Bennett: Yeah, and I want to pick up right there on that point in terms of who is in charge of this. You know, most of you guys mentioned deterrents in some regard. We are seeing a very proactive effort by the administration: the recent White House national security strategy upgrade. The Pentagon released a new cybersecurity strategy. Each of those tried to make much more clear exactly what they saw the government’s role as—in defending networks and using defensive cyber capabilities, even potentially offensive cyber capabilities. I’d be interested in getting your take on what you think of both those documents, and how those play into deterrence. Is it an effective form of deterrence? We probably don’t know just yet, but I’m interested in your thoughts, as they’ve been out for a few months now.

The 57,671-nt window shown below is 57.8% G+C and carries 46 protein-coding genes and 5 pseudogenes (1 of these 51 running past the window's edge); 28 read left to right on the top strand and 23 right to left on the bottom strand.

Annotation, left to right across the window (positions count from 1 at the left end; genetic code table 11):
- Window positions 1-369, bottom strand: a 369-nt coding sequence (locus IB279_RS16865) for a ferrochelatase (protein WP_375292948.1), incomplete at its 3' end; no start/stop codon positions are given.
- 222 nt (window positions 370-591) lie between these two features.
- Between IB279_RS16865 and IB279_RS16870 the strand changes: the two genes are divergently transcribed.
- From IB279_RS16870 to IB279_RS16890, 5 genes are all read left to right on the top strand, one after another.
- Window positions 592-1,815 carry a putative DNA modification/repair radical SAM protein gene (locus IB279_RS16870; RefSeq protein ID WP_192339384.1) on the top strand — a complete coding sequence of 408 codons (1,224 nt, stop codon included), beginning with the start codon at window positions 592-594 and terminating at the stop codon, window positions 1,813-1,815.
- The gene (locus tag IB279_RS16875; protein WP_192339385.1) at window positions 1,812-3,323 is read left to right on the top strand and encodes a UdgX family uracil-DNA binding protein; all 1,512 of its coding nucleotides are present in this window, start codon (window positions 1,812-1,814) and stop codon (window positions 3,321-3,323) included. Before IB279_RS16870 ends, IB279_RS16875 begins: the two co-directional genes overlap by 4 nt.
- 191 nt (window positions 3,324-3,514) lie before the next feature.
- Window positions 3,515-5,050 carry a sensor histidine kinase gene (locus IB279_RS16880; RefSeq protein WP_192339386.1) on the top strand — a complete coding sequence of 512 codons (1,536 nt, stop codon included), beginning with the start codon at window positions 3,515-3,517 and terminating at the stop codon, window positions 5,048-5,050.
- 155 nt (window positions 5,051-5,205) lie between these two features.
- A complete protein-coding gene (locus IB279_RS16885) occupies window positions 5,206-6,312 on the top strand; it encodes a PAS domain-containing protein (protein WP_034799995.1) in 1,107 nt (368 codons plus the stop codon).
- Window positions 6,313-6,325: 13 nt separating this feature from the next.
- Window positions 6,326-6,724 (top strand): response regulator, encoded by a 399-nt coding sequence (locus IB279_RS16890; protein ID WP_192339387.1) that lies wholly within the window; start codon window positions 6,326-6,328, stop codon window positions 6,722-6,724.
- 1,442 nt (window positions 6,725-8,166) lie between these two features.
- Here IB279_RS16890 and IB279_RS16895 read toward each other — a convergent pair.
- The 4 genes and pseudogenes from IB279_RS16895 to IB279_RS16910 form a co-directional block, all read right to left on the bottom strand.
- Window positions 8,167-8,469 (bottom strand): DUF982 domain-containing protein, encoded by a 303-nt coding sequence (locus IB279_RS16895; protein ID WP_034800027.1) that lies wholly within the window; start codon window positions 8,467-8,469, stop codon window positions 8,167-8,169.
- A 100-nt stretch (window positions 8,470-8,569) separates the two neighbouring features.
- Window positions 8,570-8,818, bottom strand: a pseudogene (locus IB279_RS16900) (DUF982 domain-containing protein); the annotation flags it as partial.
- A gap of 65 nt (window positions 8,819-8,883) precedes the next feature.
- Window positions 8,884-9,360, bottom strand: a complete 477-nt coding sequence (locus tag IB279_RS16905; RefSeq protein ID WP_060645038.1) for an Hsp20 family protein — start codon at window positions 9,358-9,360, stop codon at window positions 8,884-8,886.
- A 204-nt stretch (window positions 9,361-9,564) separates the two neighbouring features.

Mundie: I think one of the biggest challenges in any deterrent based scheme is you have to be able to actually make good on your threat. And one of the difficult things in the cyber environment is, attribution is difficult and hard to do in real time in many cases. And while I think a lot of investment has gone into making that better, it’s not good enough. That makes it hard, because people feel, right or wrong, that they can operate with more impunity than is the case in the physical world. And as a result, whether it’s the doctrinal statements or these programs, they’re starting to at least say, look, we’re coming up with different ways that we’ll take punitive action against people who we think are misbehaving, but it’s still a little bit hard to make good on those threats. And I think until that gets better—or in fact until we actually do it—it’s going to continue to be questionable whether or not it really slows down the thing.